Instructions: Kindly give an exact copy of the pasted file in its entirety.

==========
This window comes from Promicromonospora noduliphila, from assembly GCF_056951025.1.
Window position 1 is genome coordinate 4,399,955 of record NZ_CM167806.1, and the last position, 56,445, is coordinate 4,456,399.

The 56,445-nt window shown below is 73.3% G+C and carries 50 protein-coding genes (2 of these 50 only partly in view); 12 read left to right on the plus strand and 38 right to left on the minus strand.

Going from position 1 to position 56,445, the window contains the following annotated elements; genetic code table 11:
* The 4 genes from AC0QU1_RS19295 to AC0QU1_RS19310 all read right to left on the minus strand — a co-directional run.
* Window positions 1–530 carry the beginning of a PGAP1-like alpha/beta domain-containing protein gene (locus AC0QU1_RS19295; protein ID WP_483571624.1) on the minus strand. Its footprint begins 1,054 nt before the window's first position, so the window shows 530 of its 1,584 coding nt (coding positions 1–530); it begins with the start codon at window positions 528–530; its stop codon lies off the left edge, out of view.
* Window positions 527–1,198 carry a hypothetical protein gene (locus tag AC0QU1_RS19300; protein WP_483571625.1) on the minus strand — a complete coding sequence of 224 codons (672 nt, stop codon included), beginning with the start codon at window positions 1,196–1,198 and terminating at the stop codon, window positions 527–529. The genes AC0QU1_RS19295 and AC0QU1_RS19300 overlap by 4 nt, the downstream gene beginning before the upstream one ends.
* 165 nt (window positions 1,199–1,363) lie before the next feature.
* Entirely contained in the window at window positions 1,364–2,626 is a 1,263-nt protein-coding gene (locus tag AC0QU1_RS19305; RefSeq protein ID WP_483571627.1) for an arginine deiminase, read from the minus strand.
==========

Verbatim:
This window comes from Promicromonospora noduliphila, from assembly GCF_056951025.1.
Window position 1 is genome coordinate 4,399,955 of record NZ_CM167806.1, and the last position, 56,445, is coordinate 4,456,399.

The 56,445-nt window shown below is 73.3% G+C and carries 50 protein-coding genes (2 of these 50 only partly in view); 12 read left to right on the plus strand and 38 right to left on the minus strand.

Going from position 1 to position 56,445, the window contains the following annotated elements; genetic code table 11:
* The 4 genes from AC0QU1_RS19295 to AC0QU1_RS19310 all read right to left on the minus strand — a co-directional run.
* Window positions 1–530 carry the beginning of a PGAP1-like alpha/beta domain-containing protein gene (locus AC0QU1_RS19295; protein ID WP_483571624.1) on the minus strand. Its footprint begins 1,054 nt before the window's first position, so the window shows 530 of its 1,584 coding nt (coding positions 1–530); it begins with the start codon at window positions 528–530; its stop codon lies off the left edge, out of view.
* Window positions 527–1,198 carry a hypothetical protein gene (locus tag AC0QU1_RS19300; protein WP_483571625.1) on the minus strand — a complete coding sequence of 224 codons (672 nt, stop codon included), beginning with the start codon at window positions 1,196–1,198 and terminating at the stop codon, window positions 527–529. The genes AC0QU1_RS19295 and AC0QU1_RS19300 overlap by 4 nt, the downstream gene beginning before the upstream one ends.
* 165 nt (window positions 1,199–1,363) lie before the next feature.
* Entirely contained in the window at window positions 1,364–2,626 is a 1,263-nt protein-coding gene (locus tag AC0QU1_RS19305; RefSeq protein ID WP_483571627.1) for an arginine deiminase, read from the minus strand.